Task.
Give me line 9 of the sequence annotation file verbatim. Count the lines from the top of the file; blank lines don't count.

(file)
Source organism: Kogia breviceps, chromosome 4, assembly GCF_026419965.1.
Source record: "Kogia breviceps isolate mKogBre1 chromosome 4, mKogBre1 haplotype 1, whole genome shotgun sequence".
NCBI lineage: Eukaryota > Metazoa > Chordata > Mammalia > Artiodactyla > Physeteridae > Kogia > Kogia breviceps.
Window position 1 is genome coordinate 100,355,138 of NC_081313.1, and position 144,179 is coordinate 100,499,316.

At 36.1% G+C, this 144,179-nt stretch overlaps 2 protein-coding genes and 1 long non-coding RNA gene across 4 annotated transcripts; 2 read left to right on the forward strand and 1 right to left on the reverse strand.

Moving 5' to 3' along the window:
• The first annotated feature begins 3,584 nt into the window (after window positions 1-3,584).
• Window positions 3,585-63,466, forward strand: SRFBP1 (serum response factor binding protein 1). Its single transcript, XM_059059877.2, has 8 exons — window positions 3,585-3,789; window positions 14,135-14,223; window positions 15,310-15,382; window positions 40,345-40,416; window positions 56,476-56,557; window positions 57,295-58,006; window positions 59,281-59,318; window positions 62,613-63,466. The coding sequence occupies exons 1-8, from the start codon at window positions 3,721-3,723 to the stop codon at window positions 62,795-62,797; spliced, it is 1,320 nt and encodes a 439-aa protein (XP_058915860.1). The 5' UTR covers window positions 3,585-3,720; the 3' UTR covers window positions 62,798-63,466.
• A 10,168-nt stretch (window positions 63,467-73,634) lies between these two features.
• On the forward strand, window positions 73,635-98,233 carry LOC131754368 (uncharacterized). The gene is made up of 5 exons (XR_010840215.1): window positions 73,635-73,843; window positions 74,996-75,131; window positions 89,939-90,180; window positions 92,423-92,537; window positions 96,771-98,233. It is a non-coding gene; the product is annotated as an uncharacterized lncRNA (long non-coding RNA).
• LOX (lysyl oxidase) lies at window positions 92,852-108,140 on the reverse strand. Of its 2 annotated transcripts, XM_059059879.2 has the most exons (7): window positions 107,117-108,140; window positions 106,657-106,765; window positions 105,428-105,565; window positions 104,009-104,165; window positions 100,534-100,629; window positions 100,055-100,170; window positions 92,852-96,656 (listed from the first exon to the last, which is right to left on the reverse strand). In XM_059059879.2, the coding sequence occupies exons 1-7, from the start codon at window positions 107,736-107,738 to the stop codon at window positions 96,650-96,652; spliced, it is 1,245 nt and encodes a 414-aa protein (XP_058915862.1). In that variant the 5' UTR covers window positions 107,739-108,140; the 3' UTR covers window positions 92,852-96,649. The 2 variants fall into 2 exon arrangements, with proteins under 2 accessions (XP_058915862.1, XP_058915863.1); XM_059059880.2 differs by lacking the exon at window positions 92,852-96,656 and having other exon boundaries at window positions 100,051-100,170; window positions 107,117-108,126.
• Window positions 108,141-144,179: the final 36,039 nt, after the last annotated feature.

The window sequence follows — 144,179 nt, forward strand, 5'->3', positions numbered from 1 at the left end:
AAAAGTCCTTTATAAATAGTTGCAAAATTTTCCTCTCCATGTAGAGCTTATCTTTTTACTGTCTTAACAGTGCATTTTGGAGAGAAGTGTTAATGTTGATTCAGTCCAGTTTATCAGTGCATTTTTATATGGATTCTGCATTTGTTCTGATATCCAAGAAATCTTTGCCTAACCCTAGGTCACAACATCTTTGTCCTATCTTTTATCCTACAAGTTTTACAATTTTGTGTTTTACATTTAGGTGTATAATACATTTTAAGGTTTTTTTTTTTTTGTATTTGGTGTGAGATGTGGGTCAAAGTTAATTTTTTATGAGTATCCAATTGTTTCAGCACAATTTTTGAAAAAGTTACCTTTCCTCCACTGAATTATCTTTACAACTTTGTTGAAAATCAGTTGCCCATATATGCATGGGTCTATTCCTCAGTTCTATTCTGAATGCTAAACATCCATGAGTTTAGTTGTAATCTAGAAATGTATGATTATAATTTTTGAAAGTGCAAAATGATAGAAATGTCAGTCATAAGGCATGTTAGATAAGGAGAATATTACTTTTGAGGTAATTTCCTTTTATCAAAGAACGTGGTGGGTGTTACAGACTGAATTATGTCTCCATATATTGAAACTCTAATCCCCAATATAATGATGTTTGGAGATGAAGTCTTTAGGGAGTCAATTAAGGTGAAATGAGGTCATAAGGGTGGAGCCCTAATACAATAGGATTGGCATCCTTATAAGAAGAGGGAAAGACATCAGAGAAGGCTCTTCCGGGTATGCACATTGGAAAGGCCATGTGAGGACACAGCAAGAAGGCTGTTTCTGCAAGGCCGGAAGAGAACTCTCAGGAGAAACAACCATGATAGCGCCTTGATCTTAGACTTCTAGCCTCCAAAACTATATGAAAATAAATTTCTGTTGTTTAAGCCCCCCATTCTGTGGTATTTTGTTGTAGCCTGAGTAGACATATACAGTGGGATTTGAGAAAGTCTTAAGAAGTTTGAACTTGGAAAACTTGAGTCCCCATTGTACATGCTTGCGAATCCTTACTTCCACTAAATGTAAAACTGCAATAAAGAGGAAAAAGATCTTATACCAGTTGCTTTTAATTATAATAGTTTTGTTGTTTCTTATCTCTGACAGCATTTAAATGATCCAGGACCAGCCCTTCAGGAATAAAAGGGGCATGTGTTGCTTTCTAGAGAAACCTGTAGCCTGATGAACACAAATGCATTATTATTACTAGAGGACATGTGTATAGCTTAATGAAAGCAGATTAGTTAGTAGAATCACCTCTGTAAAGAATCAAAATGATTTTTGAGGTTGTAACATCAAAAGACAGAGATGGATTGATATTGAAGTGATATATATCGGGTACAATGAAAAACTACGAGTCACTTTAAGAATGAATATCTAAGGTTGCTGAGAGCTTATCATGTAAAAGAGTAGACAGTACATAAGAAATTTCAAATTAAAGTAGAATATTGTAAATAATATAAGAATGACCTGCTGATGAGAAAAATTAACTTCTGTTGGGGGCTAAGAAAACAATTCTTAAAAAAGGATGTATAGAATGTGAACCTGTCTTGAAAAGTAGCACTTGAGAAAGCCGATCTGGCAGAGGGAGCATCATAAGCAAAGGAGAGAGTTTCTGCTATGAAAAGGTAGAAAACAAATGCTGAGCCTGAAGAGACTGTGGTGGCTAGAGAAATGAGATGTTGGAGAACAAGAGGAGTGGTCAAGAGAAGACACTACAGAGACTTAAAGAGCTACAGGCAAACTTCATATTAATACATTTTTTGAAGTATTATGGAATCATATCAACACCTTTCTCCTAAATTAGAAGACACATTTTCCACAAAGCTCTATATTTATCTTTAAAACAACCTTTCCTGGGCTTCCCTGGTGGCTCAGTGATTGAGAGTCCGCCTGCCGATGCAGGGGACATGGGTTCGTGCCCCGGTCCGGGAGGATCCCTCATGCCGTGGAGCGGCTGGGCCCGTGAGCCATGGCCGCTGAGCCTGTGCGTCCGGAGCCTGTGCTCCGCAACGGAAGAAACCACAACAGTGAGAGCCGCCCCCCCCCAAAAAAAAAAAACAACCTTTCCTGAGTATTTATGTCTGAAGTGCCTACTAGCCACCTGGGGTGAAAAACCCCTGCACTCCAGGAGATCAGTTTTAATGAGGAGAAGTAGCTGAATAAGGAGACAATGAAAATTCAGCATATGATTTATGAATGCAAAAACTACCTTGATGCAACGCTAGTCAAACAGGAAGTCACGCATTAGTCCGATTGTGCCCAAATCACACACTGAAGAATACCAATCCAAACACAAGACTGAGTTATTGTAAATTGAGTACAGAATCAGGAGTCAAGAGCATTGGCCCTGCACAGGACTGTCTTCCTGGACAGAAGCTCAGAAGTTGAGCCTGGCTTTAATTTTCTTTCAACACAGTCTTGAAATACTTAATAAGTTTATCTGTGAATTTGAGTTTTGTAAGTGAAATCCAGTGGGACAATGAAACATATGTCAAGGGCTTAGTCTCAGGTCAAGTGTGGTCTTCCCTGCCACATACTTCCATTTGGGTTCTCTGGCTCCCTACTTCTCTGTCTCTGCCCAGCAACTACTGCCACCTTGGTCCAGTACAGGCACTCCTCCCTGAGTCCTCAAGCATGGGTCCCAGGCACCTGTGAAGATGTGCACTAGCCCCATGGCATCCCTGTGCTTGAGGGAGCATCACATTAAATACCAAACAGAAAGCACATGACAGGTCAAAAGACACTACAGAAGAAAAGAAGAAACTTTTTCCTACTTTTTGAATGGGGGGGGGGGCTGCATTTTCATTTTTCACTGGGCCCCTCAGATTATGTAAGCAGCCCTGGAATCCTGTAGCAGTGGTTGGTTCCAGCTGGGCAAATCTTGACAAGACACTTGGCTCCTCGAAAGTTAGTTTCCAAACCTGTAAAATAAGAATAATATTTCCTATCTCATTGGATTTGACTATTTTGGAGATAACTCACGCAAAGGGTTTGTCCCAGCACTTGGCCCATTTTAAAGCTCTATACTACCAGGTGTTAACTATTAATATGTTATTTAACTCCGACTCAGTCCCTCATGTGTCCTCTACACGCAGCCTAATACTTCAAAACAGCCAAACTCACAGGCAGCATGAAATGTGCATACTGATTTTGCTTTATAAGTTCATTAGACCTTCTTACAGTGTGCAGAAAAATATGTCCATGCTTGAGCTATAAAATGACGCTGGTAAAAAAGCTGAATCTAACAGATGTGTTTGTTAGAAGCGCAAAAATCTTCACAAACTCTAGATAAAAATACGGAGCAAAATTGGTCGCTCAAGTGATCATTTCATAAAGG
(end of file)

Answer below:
• A 10,168-nt stretch (window positions 63,467-73,634) lies between these two features.